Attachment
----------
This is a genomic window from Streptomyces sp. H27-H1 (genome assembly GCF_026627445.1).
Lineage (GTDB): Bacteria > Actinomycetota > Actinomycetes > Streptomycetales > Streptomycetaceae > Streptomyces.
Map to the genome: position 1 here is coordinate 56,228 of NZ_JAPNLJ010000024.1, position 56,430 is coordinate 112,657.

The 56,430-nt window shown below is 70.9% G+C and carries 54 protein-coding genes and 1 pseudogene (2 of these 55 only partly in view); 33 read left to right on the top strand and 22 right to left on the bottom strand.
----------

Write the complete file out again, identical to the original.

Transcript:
This is a genomic window from Streptomyces sp. H27-H1 (genome assembly GCF_026627445.1).
Lineage (GTDB): Bacteria > Actinomycetota > Actinomycetes > Streptomycetales > Streptomycetaceae > Streptomyces.
Map to the genome: position 1 here is coordinate 56,228 of NZ_JAPNLJ010000024.1, position 56,430 is coordinate 112,657.

The 56,430-nt window shown below is 70.9% G+C and carries 54 protein-coding genes and 1 pseudogene (2 of these 55 only partly in view); 33 read left to right on the top strand and 22 right to left on the bottom strand.